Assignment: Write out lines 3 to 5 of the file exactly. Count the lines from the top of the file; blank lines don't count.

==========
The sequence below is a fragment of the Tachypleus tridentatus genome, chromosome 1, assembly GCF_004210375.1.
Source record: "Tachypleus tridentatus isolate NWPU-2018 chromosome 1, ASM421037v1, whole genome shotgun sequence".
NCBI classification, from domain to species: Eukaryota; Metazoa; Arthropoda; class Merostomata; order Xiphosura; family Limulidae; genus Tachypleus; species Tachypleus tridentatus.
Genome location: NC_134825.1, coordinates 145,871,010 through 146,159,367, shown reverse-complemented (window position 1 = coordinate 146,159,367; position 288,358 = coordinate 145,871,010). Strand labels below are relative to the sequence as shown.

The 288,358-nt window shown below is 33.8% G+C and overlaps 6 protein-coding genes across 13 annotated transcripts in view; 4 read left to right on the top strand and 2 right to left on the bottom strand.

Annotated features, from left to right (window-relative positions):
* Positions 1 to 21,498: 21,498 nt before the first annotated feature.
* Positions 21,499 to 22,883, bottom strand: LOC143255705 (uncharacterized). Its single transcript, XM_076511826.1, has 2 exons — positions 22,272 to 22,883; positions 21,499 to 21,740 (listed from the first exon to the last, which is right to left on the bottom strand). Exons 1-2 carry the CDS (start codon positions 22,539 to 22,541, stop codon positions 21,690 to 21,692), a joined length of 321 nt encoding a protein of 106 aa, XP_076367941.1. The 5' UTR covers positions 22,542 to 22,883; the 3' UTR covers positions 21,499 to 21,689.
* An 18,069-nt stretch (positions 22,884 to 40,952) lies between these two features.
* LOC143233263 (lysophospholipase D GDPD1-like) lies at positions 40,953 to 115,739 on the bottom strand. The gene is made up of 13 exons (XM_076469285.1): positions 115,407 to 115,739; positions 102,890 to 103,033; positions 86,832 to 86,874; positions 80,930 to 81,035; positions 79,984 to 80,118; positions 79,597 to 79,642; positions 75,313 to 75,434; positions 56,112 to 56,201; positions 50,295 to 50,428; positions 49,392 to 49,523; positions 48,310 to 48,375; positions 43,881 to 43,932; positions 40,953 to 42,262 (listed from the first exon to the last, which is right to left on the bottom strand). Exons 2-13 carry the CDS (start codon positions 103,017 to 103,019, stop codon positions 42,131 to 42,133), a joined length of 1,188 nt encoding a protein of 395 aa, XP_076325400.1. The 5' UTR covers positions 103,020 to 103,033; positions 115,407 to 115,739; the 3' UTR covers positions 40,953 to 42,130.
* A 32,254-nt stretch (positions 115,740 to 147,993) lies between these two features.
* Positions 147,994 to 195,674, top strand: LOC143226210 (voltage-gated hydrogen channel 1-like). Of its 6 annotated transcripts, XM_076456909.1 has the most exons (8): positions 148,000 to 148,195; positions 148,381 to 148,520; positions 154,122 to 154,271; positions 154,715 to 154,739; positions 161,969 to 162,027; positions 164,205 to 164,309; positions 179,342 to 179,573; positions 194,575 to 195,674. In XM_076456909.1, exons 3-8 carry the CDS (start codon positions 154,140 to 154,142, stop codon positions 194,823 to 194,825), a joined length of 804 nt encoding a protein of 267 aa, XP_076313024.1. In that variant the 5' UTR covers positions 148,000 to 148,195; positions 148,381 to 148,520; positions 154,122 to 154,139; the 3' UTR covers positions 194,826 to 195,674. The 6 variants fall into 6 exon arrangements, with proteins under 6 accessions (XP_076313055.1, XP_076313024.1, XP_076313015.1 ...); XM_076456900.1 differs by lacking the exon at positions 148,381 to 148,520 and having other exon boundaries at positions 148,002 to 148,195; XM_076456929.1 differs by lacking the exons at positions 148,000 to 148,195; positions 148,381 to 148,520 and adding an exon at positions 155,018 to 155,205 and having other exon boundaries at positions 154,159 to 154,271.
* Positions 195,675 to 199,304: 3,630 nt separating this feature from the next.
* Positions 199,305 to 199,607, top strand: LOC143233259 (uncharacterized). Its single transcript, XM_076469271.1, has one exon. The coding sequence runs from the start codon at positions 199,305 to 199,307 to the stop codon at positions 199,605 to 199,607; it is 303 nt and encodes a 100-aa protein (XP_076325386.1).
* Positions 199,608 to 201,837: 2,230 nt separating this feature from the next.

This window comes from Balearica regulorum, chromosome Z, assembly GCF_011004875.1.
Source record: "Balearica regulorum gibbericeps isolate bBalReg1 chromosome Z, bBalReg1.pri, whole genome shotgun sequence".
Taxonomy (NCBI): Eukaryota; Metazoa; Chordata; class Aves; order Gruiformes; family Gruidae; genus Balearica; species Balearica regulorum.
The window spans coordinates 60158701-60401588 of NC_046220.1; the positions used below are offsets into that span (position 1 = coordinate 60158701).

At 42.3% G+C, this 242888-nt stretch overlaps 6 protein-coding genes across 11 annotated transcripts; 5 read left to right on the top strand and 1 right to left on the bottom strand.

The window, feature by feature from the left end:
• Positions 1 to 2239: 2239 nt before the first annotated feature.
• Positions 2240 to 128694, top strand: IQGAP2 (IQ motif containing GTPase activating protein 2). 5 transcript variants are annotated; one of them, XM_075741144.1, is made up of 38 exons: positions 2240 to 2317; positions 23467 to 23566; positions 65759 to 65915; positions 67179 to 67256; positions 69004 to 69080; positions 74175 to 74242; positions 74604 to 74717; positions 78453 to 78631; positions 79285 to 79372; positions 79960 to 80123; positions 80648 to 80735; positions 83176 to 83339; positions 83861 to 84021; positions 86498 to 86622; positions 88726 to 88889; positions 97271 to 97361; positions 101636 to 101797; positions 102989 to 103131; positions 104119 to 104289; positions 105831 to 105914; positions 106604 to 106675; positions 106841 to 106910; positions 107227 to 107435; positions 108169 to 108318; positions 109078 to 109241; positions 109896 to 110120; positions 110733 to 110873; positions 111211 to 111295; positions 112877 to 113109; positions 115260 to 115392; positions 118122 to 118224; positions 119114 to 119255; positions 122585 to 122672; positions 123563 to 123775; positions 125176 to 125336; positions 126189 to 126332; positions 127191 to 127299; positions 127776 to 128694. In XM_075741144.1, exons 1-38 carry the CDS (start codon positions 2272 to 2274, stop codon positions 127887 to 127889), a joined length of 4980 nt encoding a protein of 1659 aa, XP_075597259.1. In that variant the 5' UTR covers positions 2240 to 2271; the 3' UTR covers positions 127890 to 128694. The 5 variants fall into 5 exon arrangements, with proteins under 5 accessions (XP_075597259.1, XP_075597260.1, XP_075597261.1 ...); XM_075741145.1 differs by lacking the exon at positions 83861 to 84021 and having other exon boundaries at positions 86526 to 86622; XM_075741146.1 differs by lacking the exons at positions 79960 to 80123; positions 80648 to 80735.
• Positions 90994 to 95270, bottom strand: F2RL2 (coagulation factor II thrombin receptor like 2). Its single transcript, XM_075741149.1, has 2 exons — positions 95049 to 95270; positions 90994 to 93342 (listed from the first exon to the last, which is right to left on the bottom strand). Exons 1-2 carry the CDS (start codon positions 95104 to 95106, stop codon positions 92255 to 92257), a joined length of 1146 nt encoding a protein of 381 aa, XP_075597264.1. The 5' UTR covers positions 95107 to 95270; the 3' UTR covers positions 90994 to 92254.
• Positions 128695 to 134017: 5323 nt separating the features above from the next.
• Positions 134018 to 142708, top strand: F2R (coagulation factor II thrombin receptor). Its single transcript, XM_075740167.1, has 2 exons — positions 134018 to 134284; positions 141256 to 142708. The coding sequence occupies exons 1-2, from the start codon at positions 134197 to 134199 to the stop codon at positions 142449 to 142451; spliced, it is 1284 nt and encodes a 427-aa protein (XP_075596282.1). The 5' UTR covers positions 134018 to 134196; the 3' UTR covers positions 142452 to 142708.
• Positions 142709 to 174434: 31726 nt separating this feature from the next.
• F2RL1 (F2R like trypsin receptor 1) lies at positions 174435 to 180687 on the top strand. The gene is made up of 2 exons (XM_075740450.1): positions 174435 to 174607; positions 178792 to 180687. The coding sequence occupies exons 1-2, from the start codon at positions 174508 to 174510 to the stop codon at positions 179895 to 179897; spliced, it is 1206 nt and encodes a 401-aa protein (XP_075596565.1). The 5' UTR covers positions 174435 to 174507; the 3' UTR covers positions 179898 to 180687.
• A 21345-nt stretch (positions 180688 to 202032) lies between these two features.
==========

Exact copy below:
NCBI classification, from domain to species: Eukaryota; Metazoa; Arthropoda; class Merostomata; order Xiphosura; family Limulidae; genus Tachypleus; species Tachypleus tridentatus.
Genome location: NC_134825.1, coordinates 145,871,010 through 146,159,367, shown reverse-complemented (window position 1 = coordinate 146,159,367; position 288,358 = coordinate 145,871,010). Strand labels below are relative to the sequence as shown.

The 288,358-nt window shown below is 33.8% G+C and overlaps 6 protein-coding genes across 13 annotated transcripts in view; 4 read left to right on the top strand and 2 right to left on the bottom strand.